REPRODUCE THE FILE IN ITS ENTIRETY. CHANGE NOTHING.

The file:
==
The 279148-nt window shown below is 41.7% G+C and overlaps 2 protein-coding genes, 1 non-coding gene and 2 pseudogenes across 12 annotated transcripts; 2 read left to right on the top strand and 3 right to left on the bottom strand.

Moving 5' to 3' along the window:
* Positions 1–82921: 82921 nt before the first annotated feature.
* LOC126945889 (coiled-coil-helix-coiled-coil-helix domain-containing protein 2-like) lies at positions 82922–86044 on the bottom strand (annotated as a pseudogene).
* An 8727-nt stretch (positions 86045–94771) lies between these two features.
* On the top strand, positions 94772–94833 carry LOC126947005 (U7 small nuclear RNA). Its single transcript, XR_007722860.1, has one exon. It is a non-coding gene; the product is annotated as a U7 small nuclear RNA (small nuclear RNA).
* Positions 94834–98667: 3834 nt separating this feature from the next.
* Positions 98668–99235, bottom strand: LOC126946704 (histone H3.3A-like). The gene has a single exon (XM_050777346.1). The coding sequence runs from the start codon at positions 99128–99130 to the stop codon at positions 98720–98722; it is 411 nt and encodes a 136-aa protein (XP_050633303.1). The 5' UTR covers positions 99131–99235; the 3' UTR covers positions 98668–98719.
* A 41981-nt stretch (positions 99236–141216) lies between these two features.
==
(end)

The 279148-nt window shown below is 41.7% G+C and overlaps 2 protein-coding genes, 1 non-coding gene and 2 pseudogenes across 12 annotated transcripts; 2 read left to right on the top strand and 3 right to left on the bottom strand.

Moving 5' to 3' along the window:
* Positions 1–82921: 82921 nt before the first annotated feature.
* LOC126945889 (coiled-coil-helix-coiled-coil-helix domain-containing protein 2-like) lies at positions 82922–86044 on the bottom strand (annotated as a pseudogene).
* An 8727-nt stretch (positions 86045–94771) lies between these two features.
* On the top strand, positions 94772–94833 carry LOC126947005 (U7 small nuclear RNA). Its single transcript, XR_007722860.1, has one exon. It is a non-coding gene; the product is annotated as a U7 small nuclear RNA (small nuclear RNA).
* Positions 94834–98667: 3834 nt separating this feature from the next.
* Positions 98668–99235, bottom strand: LOC126946704 (histone H3.3A-like). The gene has a single exon (XM_050777346.1). The coding sequence runs from the start codon at positions 99128–99130 to the stop codon at positions 98720–98722; it is 411 nt and encodes a 136-aa protein (XP_050633303.1). The 5' UTR covers positions 99131–99235; the 3' UTR covers positions 98668–98719.
* A 41981-nt stretch (positions 99236–141216) lies between these two features.